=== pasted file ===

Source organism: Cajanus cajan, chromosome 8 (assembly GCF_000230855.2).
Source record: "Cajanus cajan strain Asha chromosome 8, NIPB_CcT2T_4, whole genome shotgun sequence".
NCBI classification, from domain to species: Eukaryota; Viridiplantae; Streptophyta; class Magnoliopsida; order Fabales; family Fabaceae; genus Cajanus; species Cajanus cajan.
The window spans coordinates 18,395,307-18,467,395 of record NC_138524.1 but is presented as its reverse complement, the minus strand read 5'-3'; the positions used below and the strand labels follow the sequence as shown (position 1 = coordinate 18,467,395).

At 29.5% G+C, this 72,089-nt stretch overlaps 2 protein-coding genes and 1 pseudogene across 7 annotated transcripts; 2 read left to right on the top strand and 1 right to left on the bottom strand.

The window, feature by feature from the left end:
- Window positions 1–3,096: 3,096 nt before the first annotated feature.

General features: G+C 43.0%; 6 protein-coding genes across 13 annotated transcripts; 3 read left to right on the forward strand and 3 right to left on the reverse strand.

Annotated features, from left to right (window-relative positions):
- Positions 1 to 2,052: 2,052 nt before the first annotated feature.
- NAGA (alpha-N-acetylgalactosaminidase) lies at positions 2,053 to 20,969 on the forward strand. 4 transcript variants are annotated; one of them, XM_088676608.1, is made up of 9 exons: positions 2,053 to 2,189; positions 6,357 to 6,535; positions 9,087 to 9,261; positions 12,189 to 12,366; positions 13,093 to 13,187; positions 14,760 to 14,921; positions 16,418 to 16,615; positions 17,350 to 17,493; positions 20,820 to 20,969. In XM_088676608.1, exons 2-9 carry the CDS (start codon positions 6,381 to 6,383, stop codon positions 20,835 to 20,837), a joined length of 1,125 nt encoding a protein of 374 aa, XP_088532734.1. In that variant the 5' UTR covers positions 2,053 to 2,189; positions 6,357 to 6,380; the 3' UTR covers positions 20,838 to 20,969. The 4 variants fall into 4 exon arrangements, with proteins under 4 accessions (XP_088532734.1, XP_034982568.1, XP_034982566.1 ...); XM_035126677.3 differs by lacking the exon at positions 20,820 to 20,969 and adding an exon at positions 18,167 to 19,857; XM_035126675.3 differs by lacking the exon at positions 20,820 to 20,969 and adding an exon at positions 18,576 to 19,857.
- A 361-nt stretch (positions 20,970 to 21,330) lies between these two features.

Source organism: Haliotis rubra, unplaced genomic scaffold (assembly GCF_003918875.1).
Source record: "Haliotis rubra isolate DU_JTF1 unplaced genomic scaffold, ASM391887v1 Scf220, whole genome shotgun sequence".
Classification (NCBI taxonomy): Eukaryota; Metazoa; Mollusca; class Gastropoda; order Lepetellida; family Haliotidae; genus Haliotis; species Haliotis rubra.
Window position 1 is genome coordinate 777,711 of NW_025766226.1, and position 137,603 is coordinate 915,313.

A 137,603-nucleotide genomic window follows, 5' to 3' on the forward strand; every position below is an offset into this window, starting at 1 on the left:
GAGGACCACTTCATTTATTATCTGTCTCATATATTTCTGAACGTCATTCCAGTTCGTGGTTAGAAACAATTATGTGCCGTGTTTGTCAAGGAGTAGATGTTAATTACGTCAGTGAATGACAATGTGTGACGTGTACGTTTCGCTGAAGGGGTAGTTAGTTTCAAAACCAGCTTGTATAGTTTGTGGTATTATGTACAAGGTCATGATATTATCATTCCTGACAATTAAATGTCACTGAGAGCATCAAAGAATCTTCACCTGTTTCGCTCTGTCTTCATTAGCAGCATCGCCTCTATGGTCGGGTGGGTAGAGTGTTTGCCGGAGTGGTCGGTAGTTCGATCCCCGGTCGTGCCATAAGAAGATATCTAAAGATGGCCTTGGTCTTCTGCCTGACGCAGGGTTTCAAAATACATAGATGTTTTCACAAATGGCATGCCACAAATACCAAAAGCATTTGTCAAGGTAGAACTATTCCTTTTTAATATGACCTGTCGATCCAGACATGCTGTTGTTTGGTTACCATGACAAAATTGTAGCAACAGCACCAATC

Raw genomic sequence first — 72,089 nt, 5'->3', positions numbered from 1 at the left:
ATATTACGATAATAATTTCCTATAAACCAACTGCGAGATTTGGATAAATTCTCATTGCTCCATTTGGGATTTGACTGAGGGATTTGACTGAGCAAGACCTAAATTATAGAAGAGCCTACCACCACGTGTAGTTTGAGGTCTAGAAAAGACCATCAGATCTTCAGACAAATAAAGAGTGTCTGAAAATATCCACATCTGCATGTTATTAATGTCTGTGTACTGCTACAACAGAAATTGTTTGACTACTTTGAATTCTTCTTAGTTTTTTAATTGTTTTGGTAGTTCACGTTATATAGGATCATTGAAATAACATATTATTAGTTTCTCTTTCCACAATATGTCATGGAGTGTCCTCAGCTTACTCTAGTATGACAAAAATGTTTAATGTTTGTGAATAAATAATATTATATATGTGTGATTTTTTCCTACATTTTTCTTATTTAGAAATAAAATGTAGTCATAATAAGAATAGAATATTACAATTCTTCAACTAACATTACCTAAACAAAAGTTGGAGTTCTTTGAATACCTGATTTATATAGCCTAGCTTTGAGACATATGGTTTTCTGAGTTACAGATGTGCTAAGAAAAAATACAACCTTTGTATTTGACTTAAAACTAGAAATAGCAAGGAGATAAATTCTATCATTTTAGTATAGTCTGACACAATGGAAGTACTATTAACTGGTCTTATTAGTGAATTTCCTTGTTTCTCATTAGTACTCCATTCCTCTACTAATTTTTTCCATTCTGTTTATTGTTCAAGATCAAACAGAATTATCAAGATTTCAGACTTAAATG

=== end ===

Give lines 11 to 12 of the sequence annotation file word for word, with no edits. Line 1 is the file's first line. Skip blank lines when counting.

- NAGA (alpha-N-acetylgalactosaminidase) lies at positions 2,053 to 20,969 on the forward strand. 4 transcript variants are annotated; one of them, XM_088676608.1, is made up of 9 exons: positions 2,053 to 2,189; positions 6,357 to 6,535; positions 9,087 to 9,261; positions 12,189 to 12,366; positions 13,093 to 13,187; positions 14,760 to 14,921; positions 16,418 to 16,615; positions 17,350 to 17,493; positions 20,820 to 20,969. In XM_088676608.1, exons 2-9 carry the CDS (start codon positions 6,381 to 6,383, stop codon positions 20,835 to 20,837), a joined length of 1,125 nt encoding a protein of 374 aa, XP_088532734.1. In that variant the 5' UTR covers positions 2,053 to 2,189; positions 6,357 to 6,380; the 3' UTR covers positions 20,838 to 20,969. The 4 variants fall into 4 exon arrangements, with proteins under 4 accessions (XP_088532734.1, XP_034982568.1, XP_034982566.1 ...); XM_035126677.3 differs by lacking the exon at positions 20,820 to 20,969 and adding an exon at positions 18,167 to 19,857; XM_035126675.3 differs by lacking the exon at positions 20,820 to 20,969 and adding an exon at positions 18,576 to 19,857.
- A 361-nt stretch (positions 20,970 to 21,330) lies between these two features.